“Photographers learn to accept the gifts that come their way because surely life produces moments crazier than we can conceive,” Joel Meyerowitz
In 1962 Joel Meyerowitz was working in New York as an art director when he was given the opportunity to sit in on an advertising photo shoot with Robert Frank. At the time he had no idea who Frank was, but the way the older man worked with his camera seamlessly integrating himself into the scene sparked something in Meyerowitz’s imagination.
From that moment Meyerowitz devoted himself to photography turning his sagacious gaze to the streets, finding irony and humour in everyday moments. His early work was propelled by a frenetic dynamism, but this gave way to a more considered approach as he began to learn more about his craft. Again it was Frank who coached Meyerowitz albeit remotely. Immersing himself in Frank’s iconic The Americans, “this deep, dark poem about America” as Meyerowitz described Frank’s book, launched him on a journey that would occupy him for most of the sixties.
During this period Meyerowitz travelled extensively throughout the US and also Europe using black and white photography “to study my photographs more intimately than one could study a colour slide”. Yet his passion for colour, seen in his breakthrough book ‘Cape Light’ that was first published in 1979, saw him become an innovator in the field.
This new publication from Phaidon, “Joel Meyerowitz,” is a pocket-sized book that features some of Meyerowitz’s earliest colour work. There is also a selection of black and white photographs. This collection of images spans nearly five decades with the majority situated in the sixties. It is a mini history of Meyerowitz’s oeuvre, yet despite its size the scope is undoubtedly satisfying and gives a sound insight into one of the masters of the genre.
But what sets this book apart is that each image is accompanied by a comment from Meyerowitz:
New York City, 1962 – “A girl in a red dress in an arcade window tenderly grooms a curl in her boyfriend’s pompadour, perhaps the way she used to curl the hair of her dolls when she was a little girl. In the beginning it took all my courage to raise the camera and look in on a scene of intimacy, but there was a plate glass window between us, and it afforded me the protection I needed to study him and to see the tender beauty of her gesture, before disappearing into the night to look for other moments to photograph.”
Five More Found, New York City, 26 October, 2001: “I saw men running hard over the hill of twisted, knife-edged steel, running in the dark. I ran after them, and as I came to the crest and looked down into the pit of the South Tower I saw this scene. It needed nothing from me but my attention. It played itself out in near classical terms – some viewers even see a resemblance to Rembrandt’s Night Watch – uniformed men massed in the centre around the glowing, golden light. A fireman had just come out of the wreckage into the light and in grave tones said that the bodies of five firemen had been found – the stairwell they were in had flown nearly 100 yards from the North Tower. How to describe the barely visible but deeply felt response to the word? The recoil, the blow to the chest that seemed to crumple their hard-coated bodies, the silence that fell over them. More than anything else, it was the silence I saw”.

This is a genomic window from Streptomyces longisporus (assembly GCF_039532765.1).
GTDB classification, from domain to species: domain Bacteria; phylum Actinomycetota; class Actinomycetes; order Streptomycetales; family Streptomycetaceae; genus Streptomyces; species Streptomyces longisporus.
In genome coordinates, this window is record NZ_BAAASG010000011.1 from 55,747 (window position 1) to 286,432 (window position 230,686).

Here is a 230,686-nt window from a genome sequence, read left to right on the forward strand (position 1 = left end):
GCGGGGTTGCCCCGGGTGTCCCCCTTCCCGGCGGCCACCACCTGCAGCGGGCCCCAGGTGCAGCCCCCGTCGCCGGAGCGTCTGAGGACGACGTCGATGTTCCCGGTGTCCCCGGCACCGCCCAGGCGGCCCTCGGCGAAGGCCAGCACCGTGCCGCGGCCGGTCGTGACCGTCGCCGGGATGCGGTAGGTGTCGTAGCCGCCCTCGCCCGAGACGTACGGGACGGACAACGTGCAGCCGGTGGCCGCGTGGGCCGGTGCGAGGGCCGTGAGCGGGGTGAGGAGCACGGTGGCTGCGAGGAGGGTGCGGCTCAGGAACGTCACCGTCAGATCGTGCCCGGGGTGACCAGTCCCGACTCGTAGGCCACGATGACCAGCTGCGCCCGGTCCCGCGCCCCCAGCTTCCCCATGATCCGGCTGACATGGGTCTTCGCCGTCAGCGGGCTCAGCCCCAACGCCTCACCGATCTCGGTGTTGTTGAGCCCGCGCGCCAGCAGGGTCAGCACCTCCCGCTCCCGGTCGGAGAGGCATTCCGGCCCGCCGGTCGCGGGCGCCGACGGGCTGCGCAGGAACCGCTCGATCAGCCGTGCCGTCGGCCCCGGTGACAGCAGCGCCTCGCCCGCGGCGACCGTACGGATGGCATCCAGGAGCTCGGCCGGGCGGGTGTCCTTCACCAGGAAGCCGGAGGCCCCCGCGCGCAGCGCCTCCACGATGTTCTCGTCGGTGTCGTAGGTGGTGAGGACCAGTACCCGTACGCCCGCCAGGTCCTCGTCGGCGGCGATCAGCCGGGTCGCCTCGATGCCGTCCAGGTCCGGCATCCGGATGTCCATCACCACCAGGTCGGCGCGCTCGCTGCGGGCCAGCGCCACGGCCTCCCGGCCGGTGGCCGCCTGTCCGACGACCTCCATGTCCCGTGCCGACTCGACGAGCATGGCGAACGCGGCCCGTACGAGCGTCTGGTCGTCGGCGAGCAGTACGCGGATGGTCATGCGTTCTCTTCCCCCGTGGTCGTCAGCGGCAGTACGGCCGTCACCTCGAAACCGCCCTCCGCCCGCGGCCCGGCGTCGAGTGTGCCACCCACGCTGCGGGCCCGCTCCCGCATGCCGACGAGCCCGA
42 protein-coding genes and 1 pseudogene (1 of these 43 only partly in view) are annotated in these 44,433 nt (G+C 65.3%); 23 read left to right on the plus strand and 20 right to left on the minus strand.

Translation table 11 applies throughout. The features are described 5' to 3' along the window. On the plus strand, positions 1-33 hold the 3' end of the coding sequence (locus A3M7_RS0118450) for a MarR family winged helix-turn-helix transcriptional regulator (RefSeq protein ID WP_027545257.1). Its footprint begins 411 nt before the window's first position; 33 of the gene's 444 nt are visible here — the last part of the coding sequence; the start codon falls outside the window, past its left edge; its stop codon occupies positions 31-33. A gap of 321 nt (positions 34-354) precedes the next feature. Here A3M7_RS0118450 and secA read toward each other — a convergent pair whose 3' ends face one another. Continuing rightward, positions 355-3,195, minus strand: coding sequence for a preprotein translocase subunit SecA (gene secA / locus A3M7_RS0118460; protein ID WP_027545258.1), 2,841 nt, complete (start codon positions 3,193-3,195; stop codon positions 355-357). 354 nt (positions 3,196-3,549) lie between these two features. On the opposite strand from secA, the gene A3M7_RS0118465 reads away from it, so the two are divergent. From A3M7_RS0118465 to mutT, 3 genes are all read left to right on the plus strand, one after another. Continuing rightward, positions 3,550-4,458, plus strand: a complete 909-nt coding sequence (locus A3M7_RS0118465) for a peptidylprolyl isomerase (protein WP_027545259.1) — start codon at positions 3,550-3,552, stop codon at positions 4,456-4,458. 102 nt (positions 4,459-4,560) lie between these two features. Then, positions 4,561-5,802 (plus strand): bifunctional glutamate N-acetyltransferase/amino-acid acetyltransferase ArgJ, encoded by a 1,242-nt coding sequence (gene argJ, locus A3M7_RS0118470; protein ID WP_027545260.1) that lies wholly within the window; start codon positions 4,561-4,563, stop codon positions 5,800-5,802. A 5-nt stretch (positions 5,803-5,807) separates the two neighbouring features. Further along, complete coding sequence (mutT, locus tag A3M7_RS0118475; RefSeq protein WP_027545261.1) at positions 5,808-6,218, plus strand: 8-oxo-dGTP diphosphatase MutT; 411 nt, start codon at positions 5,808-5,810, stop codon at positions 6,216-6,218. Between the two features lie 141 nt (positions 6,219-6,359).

These personal anecdotes transform this book from a collection of random images to one that provides true insight not only into Meyerowitz’s capacity as a photographer, but also as a chronicler of his time. His words, which at times are almost poetic, allow a glimpse into the mind behind the eye, confirming the authority street photography can possess when eruditely executed.
by Colin Westerbeck
Published by Phaidon Press
ExhibitionJoel Meyerowitz : European Trip, Photographs from the Car, 1968
Viewers probably already know some of the photographs from Joel Meyerowitz' European trips, like the one shot in a Paris street, where a man lies on the ground outside a subway entrance (Paris, France, 1967). Aside from this extraordinary color image, the archives of th...
The Effect of France
Alongside his series Photographs from the Car, 1968, Joel Meyerowitz is presenting at the Howard Greenberg Gallery a new series of still lifes entitled The Effect of France. During a trip to Provence a few years ago, the photographer purchased a few curios for a friend whom ...
EventJoel Meyerowitz at Damiani Gallery
He long time dreamed of his Andrea Albertini gallery. He is the owner of Damiani, one of the publishing houses of the most prolific and most sophisticated photo books in Italy. So when the Joel Meyerowitz book materialized; the journey into the past in search of lost time, photog...
EventJoel Meyerowitz : Morandi’s Objects
Damiani presents Morandi’s Objects Joel Meyerowitz, the first exhibition in the publisher’s new gallery space at Bologna. With this exhibition and publication, celebrated American photographer Joel Meyerowitz pays tribute to the Bolognese painter Giorgio Morandi and realizes ...